I happened upon this lovely seaside garden in the village of Roscanvel. The plants and flowers in the raised beds are all carefully labeled. The beds are arranged in a grid pattern with grapevines and apple trees growing along the back wall. When the vegetables in a raised bed have been harvested, wildflowers are planted as cover crops. The ocean view of course is beautiful!
My first post on the Jardin des Plantes in Nantes was about the hothouses and scientific garden, this one focuses on the art installations and statues.
Art ranges from classic to modern with planted “totems” and an installation by Claude Ponti. Also dotting the park are other features, some quirky, such as a bird house, wavy benches, or a lookout point with a frame for photo taking.
Not only are the planting stunning, but this garden offers unexpected and delightful surprises at every turn.
If I had visited this garden somewhere in the countryside, I would merely have thought it was a pretty garden like many others. What makes this one truly exceptional is its location on the coast of Roscanvel in Bittany. It is on a narrow stretch of land overlooking the ocean and the edge of the garden plunges straight down below to the water.
Some of the plantings include apple and pear trees, a hedge of fuschias (a variety common to this coastal region which is winter hardy there and will grow over six feet tall), blue agapanthus, and oleander. Box hedges on the ocean side open to narrow stairs leading down to the water. Just imagine puttering around the garden in such a setting!
This truly exceptional garden was created in the small village of Roscanvel, in Brittany, overlooking the ocean. It is terraced to accommodate a hilly lot and also affords some protection from the sea spray and wind, and of course winter storms that are commonplace in the region.
A variety of hardy and low maintenance shrubs and evergreens add visual interest with different shapes and foliage colors. A few flowering shrubs and perennials such as pink oleander or lambs ear add touches of color. The grey foliage of the lambs ear by the garden remains when they are finished blooming.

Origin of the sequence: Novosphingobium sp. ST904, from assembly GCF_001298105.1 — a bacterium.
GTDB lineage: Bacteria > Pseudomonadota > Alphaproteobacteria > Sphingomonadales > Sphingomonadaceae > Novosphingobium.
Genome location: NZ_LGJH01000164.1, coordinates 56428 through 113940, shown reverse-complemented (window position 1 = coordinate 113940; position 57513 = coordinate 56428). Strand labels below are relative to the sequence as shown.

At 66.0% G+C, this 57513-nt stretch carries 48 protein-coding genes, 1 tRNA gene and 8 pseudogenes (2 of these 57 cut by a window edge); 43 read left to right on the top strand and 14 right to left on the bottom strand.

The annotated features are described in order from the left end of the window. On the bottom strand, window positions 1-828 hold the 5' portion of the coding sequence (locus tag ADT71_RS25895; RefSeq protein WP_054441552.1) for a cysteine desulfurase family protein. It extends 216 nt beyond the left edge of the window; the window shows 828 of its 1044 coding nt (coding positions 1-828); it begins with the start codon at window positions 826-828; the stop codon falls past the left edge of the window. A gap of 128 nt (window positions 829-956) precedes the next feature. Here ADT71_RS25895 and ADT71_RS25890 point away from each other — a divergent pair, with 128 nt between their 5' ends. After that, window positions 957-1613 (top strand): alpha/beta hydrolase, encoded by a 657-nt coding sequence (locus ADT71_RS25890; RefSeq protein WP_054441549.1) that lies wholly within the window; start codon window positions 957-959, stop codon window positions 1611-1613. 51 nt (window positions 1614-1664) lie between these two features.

I came across this lovely cottage garden and old stone wash house or “lavoir” in French in Roscanvel, a small village on the coast of Brittany (I will be posting about other gardens in this area of the coast as well).
This is an example of a very simple wash house with a stone fountain going into a wash basin for women to do their laundry. Similar ones can be found all over French villages.
Note the extremely tall viperine, which in Brittany can grow well over 10 ft tall for some species. The valeriane growing on the side of a wall thrives in the poorest conditions and will not live as long in a garden border and richer soil.
The Botanical Gardens (Jardin de Plantes) in Nantes have been awarded the title of “Jardin Remarquable” (garden of exception), and are also one of the four largest in France. They showcase 10,000 species/varieties, 800square meters of hot houses, and over 50,000 flowers are planted each year.
The collections have grown over the past 150 years, and are renowned worldwide, for camellias in particular. The Jardin the Plantes also strives to protect and reintroduce rare plants.
A portion of the Gardens is dedicated to the green houses as well as a showcase for organizing, labeling, and experimenting with many species of plants.
Several greenhouses, both humid and dry, house tropical plants. There is also a conservatory style café and a welcome center.
A lawn arae is divided up to showcase individual flowering plants, all of which are labeled and referenced, lantanas, Buenos aires verbena, geraniums, begonias, etc
Another area features a meliferous “butterfly” garden, to foster pollination in the gardens.
Other plants are grown in various grid combinations and organized by species (ferns, grasses …)
Raised beds include herbal and edible plants, as well as new varieties of grapevines being developed for wine growing.
The edge of the scientific garden features espaliered trees and vines such as this kiwi vine (actinidia)
Both gardens in Suce sur Erdre, a small town in southern Brittany, France, are designed around a long alley with an arbor, leading from the gate to the house. Wisteria is only starting to cover the first one towards the house, while the second is covered from one end to the other in grapevines. Both arbors are made of metal, treated to withstand the humidity and rain prevalent in Brittany, particularly over the winter.
Note the crepe myrtles in full bloom framing the arbor towards the front gate, above, and the acanthus growing on the side of the arbor featured below.